Prolonged maintenance of capsaicin-induced hyperalgesia by brief daily vibration stimuli

Hee Kee Kim, Jörn Schattschneider, Inhyung Lee, Kyungsoon Chung, Ralf Baron, Jin Mo Chung

Research output: Contribution to journalArticlepeer-review

13 Scopus citations


This study tests the hypothesis that central sensitization initiated by nociceptive input can be maintained by repeated brief innocuous peripheral inputs. Capsaicin was injected intradermally into the hind paw of adult rats. Three different types of daily cutaneous mechanical stimulations (vibration, soft brush, or pressure) were applied to the capsaicin-injected paw for a period of 2 weeks. Daily stimulation consisted of a 10-s stimulation repeated every 30 s for 30 min. Foot withdrawal thresholds to von Frey stimuli applied to the paw were measured once a day for 4 weeks. The capsaicin-only group (control rats without daily stimulation) showed hyperalgesia lasting for 3 days. In contrast, hyperalgesia persisted for 2 weeks in the group that received vibration stimulation. Neither the soft brush nor the pressure group showed a significant difference in mechanical threshold from the control group (capsaicin only). The vibration-induced prolonged hyperalgesia was significantly reduced by systemic injection of ifenprodil, an NMDA-receptor antagonist, but it was not influenced by either an AMPA-receptor blocker or a reactive oxygen species (ROS) scavenger. Furthermore, a dorsal column lesion did not interfere with the prolongation of hyperalgesia. Data suggest that vibration-induced prolongation of hyperalgesia is mediated by spinal NMDA-receptors, and a similar mechanism may underlie some forms of chronic pain with no obvious causes, such as complex regional pain syndrome type 1 (CRPS-1).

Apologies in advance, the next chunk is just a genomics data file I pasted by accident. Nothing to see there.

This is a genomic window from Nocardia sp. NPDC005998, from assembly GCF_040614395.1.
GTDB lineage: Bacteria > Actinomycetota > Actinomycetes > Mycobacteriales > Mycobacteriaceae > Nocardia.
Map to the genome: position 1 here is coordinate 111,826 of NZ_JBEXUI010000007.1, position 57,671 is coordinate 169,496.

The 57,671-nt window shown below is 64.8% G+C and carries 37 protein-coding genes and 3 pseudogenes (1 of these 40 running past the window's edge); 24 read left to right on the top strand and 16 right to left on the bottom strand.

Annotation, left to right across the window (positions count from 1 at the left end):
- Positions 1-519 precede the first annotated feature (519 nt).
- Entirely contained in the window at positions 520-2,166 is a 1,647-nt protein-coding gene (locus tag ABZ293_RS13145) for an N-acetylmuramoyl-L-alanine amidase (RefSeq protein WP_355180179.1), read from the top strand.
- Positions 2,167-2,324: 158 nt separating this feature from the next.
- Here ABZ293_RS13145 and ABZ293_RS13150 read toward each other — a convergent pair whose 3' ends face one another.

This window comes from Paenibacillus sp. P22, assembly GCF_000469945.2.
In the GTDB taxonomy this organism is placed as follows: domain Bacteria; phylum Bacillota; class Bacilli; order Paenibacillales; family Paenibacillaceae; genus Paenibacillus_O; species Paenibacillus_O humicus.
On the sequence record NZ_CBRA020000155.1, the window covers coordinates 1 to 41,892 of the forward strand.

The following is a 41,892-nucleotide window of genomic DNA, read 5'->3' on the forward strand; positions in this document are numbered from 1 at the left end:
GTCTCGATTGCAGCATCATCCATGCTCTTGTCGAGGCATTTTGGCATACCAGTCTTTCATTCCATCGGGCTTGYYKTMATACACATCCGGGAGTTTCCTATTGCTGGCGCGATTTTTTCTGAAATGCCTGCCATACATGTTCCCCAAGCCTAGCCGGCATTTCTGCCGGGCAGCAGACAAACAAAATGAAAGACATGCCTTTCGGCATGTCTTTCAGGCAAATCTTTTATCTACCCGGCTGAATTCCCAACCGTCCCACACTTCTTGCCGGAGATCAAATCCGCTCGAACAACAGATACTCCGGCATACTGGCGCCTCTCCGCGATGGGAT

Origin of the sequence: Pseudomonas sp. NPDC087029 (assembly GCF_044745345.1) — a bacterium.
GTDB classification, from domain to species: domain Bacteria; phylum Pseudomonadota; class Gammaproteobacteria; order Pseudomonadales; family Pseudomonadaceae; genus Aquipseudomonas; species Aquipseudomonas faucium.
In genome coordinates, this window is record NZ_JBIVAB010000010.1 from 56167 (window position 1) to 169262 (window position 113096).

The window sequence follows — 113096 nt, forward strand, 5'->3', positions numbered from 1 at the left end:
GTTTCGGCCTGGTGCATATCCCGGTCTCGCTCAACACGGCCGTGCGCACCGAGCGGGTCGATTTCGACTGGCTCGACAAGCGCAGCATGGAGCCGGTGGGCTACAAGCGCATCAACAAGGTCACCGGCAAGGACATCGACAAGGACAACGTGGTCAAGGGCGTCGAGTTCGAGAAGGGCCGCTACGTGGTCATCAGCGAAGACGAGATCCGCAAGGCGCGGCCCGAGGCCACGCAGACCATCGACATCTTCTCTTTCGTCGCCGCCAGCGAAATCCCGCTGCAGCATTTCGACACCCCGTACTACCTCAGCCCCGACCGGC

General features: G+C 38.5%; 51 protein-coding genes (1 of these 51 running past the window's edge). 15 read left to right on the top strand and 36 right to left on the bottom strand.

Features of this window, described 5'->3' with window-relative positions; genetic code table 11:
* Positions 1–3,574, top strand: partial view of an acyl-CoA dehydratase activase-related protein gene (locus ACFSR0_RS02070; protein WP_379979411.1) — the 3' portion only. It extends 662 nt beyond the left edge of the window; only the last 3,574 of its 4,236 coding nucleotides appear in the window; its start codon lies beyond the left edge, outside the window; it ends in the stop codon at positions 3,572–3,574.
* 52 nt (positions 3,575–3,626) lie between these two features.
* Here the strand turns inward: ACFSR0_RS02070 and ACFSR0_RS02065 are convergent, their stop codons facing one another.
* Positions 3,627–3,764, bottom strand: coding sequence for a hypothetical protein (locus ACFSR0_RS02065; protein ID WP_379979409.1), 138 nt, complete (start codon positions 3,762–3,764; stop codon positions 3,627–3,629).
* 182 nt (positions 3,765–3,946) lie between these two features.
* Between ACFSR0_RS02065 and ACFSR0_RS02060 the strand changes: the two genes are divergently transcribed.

Original languageEnglish (US)
Pages (from-to)93-101
Number of pages9
Issue number1-2
StatePublished - May 2007
Externally publishedYes


  • CRPS-1
  • Capsaicin
  • Central sensitization
  • Chronic pain
  • Hyperalgesia
  • NMDA-receptor
  • Persistent pain
  • Vibration stimulation

ASJC Scopus subject areas

  • Neurology
  • Clinical Neurology
  • Anesthesiology and Pain Medicine


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